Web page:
Felipe Contreras: [00:14:12] That makes two of us. If only we could've been. But here's what former governor of Alaska, Tony Knowles, had to say after his decision. "I think anyone that would talk to Katie John and to look at what she does would believe that what she does is right." 

Colleen Echohawk: [00:14:30] I have learned so much about hospitality and generosity from my Grandma Katie and, uh, my Auntie Nora and my cousin Catherine and Anita and, and other, other community members in that village about just total generosity to, to people that you don't know. You know, many, many people in this city, in Seattle, don't know the neighbor community or they don't know the homeless community. And, and vice versa. 

[00:14:57] I'm a- I'm a board member of the [00:15:00] Seattle Foundation [laughing] and sometimes I'm sitting next to these folks who are like multi, multi-millionaires, maybe billionaire- I don't know. And I'm thinking, wow, I, I, I have to watch all of my assumptions 'cause I don't know them. I don't know what's really in their heart. I don't really know what they're thinking or what they're doing. Or, or- you know, and I have to put aside my a- assumptions and work on relationship so that we can find ways to, to work together. 

Felipe Contreras: [00:15:27] Grandma Katie's resilience and the impression it has left on Colleen makes me reflect on the strong matriarchs in my life. Especially my grandmas. They both worked hard to overcome their own traumas, all in the pursuit to provide a better life for their children. 

Jessica Ramirez: [00:15:44] I'd love to hear what came up for you. 

Felipe Contreras: [00:15:46] Yeah, Jess. Well, my Grandma Helen came to the US seeking asylum from a civil war in El Salvador. And my Grandma Lydia moved halfway across the country to start her life over after experiencing abuse. [00:16:00] They were both single moms raising four kids, far from home. 

[00:16:05] As a kid I remember spending most of my summers pulling weeds with my Grandma Lilly. And trust me, it wasn't because [laughing] I was an angel. My mom guilted me into it. I wasn't a big fan of work or dirt. And like you, Jess, it's hot where I come from. But honestly, it was really worth it. My Grandma Lilly told the best stories. Stories about what it was like growing up in Laves, Puerto Rico. Stories about my great grandmother who was a musician in Brooklyn in the 1950s. And stories about my Tio Tony, who I never had the privilege of meeting. Stories that she carries in her heart. And stories that I now carry in mine. 

[00:16:52] In the summer of 2019, I was an intern here in Washington State on a farm. Because of my time on that farm and the [00:17:00] time I spent helping my grandma weed, I was especially keen to learn more from Colleen about Chief Seattle Club's Native Works Sovereignty Farm. 

Colleen Echohawk: [00:17:09] And our goal is, is to grow, um, Indigenous food that we will then put back into our kitchen at the Chief Seattle Club. And, um, we're also opening a café in the fall with the opening of one of our new buildings. And so we're really excited about getting, um, our relatives hands in the dirt. Um, and getting them the opportunity to learn a skill. And also to provide a place for healing.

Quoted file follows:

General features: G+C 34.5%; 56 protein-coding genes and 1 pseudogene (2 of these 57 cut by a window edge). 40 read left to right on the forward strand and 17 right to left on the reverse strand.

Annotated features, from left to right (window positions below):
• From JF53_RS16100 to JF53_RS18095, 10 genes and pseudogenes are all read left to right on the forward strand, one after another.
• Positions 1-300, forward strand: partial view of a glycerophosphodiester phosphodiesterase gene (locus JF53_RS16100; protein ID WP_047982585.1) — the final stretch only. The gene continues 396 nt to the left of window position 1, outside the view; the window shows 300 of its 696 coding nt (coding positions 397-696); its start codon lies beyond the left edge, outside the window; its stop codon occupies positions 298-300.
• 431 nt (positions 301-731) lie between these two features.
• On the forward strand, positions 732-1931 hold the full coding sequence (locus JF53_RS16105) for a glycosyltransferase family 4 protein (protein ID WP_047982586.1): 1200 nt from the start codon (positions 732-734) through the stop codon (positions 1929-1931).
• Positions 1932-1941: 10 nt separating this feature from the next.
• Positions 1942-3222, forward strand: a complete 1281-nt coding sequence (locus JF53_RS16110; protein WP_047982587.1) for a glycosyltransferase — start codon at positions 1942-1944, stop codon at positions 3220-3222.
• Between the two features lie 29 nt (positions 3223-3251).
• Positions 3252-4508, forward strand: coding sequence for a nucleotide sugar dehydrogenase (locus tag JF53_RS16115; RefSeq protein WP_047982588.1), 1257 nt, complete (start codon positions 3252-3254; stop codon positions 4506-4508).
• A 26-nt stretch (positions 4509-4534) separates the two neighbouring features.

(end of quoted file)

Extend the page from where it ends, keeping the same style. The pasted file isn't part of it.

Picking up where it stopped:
[00:17:34] There is so much healing that happens as you farm, as you grow, as you again are nurtured. Out there on Sovereignty Farms, we're just so excited about the opportunity for our, our folks to, to get- to be able to literally put seeds in the ground and see growth and, and feed the community. That's the other, like, thrilling thing to me. It's like, wow, we're gonna be able to grow, like, squash and beans and corn. And some of the [00:18:00] traditional foods from our here. Camus root and nettle. And we're gonna be able to get these delicious nutrients into the hearts and bodies of our relatives at the Chief Seattle Club. We're thrilled. 

Felipe Contreras: [00:18:12] And for Colleen, it always comes back to her ancestors. 

Colleen Echohawk [00:18:15] I come from people who experienced a lot of really hard, hard things. Our, our original homelands were in Kansas and Nebraska, the Pawnee Nation. And we had a thriving community there. Thriving agricultural community. And we, um, moved to Oklahoma. The ancestors called Oklahoma, just the translation was, the hot place. Because it was very inhospitable. Um, many of our seeds and, and the, and the plants that we took with us to Oklahoma would not grow there. And, along the way, we lost thousands and thousands and thousands of people. And finally in ni- 1910, there was like about 600 of us left. So that's- tho- [00:19:00] that's who I come from. Those are my community. Those are my ancestors who have really allowed me to be in the space that I'm at- in right now. And I think about them all the time. I think about what, what they suffered through so that I could be here. I honor them. I respect them. I ask for their guidance in my work. And know that I represent them. 

Felipe Contreras: [00:19:26] As the Executive Director of Chief Seattle Club, Colleen works on issues pertaining to land sovereignty, unemployment and food security. One day her colleague said something that really struck her.